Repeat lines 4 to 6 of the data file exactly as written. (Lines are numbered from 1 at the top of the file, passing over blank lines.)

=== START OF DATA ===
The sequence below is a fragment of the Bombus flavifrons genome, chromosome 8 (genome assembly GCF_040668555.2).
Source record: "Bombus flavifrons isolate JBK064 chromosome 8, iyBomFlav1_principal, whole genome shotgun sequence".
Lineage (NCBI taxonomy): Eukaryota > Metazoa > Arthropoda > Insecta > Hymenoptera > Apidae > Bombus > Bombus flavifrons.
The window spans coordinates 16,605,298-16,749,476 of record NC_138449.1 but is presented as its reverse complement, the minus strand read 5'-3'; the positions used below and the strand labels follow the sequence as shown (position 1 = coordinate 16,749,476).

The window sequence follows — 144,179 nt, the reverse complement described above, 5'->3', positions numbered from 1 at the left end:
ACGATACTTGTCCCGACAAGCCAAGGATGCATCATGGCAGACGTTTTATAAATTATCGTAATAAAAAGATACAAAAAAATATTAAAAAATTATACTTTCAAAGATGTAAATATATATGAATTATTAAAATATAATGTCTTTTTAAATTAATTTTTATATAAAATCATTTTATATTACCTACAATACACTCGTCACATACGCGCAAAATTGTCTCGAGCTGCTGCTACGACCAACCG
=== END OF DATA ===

The window spans coordinates 16,605,298-16,749,476 of record NC_138449.1 but is presented as its reverse complement, the minus strand read 5'-3'; the positions used below and the strand labels follow the sequence as shown (position 1 = coordinate 16,749,476).

The window sequence follows — 144,179 nt, the reverse complement described above, 5'->3', positions numbered from 1 at the left end:
ACGATACTTGTCCCGACAAGCCAAGGATGCATCATGGCAGACGTTTTATAAATTATCGTAATAAAAAGATACAAAAAAATATTAAAAAATTATACTTTCAAAGATGTAAATATATATGAATTATTAAAATATAATGTCTTTTTAAATTAATTTTTATATAAAATCATTTTATATTACCTACAATACACTCGTCACATACGCGCAAAATTGTCTCGAGCTGCTGCTACGACCAACCG